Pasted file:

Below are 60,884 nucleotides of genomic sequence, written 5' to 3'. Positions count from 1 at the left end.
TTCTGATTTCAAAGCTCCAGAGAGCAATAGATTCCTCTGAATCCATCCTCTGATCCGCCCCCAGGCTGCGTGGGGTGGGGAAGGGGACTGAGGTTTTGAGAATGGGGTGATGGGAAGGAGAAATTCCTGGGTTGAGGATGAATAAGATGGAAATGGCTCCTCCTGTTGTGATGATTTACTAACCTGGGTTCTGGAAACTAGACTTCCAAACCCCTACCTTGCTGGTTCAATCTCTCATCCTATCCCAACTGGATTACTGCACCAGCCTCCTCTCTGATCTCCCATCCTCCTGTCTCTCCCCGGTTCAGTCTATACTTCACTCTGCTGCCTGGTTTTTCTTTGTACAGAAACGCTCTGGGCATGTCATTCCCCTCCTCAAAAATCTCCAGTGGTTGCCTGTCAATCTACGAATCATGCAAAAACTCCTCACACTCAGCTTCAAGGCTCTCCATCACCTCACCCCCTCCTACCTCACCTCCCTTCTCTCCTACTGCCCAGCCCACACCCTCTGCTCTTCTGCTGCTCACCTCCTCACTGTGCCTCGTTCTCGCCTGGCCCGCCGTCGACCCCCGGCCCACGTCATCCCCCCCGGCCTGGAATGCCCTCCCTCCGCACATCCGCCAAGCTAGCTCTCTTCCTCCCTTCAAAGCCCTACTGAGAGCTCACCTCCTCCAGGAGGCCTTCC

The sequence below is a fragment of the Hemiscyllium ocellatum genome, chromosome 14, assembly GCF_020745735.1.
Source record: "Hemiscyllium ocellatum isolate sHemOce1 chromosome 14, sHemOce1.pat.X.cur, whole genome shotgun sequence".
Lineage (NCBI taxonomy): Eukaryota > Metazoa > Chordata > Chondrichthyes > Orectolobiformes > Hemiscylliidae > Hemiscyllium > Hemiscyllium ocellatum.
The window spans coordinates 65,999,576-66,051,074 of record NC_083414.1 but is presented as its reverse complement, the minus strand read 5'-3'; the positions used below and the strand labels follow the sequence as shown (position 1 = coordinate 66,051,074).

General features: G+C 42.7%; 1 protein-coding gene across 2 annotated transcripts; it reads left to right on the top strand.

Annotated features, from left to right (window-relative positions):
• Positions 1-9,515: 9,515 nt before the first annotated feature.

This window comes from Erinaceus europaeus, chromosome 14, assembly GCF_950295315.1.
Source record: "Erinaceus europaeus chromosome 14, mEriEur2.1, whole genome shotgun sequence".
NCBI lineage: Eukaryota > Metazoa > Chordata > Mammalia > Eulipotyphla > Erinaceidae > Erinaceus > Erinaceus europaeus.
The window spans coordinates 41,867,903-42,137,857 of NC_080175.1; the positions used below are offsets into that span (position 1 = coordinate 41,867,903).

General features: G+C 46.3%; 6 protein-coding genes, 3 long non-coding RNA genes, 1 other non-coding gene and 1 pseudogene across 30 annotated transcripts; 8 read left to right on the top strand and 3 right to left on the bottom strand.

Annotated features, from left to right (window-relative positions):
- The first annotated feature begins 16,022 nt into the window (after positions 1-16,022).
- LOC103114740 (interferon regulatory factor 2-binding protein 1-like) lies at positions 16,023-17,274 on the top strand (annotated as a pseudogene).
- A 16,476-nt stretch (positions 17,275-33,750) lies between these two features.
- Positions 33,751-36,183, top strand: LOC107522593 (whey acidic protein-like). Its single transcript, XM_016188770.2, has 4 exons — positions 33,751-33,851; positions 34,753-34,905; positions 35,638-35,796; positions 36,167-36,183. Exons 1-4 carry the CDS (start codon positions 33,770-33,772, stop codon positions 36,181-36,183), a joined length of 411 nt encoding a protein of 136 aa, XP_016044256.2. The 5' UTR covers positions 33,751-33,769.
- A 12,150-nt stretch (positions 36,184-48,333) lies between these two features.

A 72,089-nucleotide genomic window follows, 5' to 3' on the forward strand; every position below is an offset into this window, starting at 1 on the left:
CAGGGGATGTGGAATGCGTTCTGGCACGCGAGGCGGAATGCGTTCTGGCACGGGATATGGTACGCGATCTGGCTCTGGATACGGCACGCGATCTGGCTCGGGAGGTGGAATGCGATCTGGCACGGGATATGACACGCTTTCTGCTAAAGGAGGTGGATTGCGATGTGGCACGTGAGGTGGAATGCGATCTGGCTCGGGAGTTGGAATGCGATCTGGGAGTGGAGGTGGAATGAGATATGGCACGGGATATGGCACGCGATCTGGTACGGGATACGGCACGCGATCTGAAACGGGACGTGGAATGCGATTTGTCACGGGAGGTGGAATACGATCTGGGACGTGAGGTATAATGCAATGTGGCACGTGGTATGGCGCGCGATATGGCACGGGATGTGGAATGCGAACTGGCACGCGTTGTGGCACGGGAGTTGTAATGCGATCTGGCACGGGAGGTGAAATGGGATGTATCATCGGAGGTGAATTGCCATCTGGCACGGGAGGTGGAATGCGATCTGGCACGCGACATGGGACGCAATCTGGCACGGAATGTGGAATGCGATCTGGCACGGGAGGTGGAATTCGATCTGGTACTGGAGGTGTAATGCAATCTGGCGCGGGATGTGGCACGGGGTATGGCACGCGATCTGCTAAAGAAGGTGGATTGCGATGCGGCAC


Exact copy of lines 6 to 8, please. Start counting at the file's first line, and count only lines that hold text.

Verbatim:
The window spans coordinates 65,999,576-66,051,074 of record NC_083414.1 but is presented as its reverse complement, the minus strand read 5'-3'; the positions used below and the strand labels follow the sequence as shown (position 1 = coordinate 66,051,074).

General features: G+C 42.7%; 1 protein-coding gene across 2 annotated transcripts; it reads left to right on the top strand.

Annotated features, from left to right (window-relative positions):